According to one myth, Inanna, the patron goddess of Uruk procured the arts of civilization from Enki, one of the greatest gods in the Mesopotamian pantheon.[25] Among these are shepherding, the creation of musical instruments, and metal-working.[26]

The tablets state, “O name of my power, O name of my power, to the bright Inanna, my daughter, I shall present…the arts of woodworking, metalworking, writing, toolmaking, leatherworking…building, basketweaving… shepherdship, kingship.”[27]



An interesting omission occurs not only in Gen 4:20–22, but in all of Gen 1–11. Other ANE texts emphasize the development of royal rule.

Building cities, acquiring multiple wives, and initiating warfare commonly appear in the records of these monarchs.

Yet, in Moses’s primeval history, we have no record of kings. This may occur because most ANE literature portrayed rulers positively as the initiators and preservers of advancements in civilization. However, Moses focused upon the increasing depravity of early peoples.[28]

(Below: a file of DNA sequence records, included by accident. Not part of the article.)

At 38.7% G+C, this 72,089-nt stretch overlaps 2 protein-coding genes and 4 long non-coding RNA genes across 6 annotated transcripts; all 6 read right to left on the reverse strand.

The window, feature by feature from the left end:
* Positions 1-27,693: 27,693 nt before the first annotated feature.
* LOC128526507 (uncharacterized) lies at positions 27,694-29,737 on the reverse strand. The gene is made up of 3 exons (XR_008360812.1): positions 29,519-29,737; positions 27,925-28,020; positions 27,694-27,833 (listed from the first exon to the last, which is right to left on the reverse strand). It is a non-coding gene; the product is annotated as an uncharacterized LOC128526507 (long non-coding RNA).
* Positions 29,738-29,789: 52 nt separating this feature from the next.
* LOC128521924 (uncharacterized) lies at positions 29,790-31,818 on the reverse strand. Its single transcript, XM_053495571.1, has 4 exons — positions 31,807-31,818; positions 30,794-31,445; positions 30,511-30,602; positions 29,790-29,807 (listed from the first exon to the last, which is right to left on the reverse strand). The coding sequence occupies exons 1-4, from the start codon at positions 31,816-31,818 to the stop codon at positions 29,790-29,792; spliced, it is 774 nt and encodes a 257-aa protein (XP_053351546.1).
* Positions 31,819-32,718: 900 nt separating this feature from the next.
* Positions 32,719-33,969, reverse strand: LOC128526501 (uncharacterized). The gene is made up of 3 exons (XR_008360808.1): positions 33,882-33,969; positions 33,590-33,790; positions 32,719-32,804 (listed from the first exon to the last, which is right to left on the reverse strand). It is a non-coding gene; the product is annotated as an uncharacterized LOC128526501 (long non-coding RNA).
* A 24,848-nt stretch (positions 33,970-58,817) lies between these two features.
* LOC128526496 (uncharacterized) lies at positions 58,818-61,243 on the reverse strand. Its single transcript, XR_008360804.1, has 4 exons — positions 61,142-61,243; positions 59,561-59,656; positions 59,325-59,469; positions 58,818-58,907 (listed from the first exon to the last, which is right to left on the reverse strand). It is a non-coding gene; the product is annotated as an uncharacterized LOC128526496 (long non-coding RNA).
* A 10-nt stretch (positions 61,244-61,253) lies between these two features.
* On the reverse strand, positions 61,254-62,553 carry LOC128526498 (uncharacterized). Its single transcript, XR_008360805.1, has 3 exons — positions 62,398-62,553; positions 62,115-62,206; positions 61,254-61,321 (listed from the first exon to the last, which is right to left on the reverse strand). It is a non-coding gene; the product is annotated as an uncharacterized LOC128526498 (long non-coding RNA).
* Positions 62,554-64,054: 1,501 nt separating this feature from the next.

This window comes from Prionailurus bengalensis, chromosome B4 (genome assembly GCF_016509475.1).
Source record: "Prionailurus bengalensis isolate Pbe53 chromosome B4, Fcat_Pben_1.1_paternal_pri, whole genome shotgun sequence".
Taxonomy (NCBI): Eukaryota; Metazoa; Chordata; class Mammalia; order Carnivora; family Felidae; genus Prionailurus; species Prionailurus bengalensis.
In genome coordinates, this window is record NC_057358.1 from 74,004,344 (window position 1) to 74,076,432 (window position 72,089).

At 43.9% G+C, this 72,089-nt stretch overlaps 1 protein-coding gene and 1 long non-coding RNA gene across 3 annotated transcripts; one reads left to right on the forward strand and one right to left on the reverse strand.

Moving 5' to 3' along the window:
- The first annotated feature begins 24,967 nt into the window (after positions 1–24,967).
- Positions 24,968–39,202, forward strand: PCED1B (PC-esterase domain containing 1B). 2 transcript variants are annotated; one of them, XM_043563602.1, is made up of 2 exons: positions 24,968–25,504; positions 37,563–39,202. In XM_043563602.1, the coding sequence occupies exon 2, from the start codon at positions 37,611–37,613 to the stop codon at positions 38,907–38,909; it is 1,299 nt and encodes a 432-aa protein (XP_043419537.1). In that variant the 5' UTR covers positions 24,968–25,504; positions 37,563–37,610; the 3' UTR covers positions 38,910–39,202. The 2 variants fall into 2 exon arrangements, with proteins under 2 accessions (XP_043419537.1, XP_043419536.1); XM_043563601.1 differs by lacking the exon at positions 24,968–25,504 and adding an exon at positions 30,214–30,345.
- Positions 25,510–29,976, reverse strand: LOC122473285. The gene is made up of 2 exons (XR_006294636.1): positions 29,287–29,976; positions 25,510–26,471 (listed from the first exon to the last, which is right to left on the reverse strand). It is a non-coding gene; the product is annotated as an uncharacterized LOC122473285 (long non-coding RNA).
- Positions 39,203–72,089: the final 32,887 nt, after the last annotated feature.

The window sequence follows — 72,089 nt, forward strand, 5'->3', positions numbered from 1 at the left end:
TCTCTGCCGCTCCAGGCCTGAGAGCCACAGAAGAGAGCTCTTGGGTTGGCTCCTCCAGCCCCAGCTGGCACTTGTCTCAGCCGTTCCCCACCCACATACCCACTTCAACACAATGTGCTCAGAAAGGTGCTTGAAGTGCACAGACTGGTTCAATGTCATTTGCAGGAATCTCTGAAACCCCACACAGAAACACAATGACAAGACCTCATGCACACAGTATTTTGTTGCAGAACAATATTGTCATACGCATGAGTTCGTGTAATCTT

Moses concluded this genealogy by writing, “And the sister of Tubal-Cain was Naamah.” Lamech’s fourth child, a daughter, was named “pleasant.”[29]

Image via Wikimedia Commons


Read Gen 4:20–22. How do we see the grace of God at work even through the disobedient lineage of Cain? In what ways were these great achievements of civilization tainted by sin? How does this account differ from others from the ANE?





Go to Lamech’s Ode to Himself (Gen 4:23–24)

[Related posts include A Servant of the Ground and a Shepherd of a Flock (Gen 4:2‒5); Cain Dedicated a City (Gen 4:17); Two Wives (Gen 4:18–19); Lamech’s Ode to Himself (Gen 4:23–24); Sons of God or Sons of the Gods? (Gen 6:1–2); Kings as Sons of the Gods (Gen 6:1–2 cont.); Taking Wives for Themselves (Gen 6:1–2 cont.); Nephilim in the Land (Gen 6:4); God Grieves (Gen 6:5–6); Author and Date of Genesis; and Ancient Literature]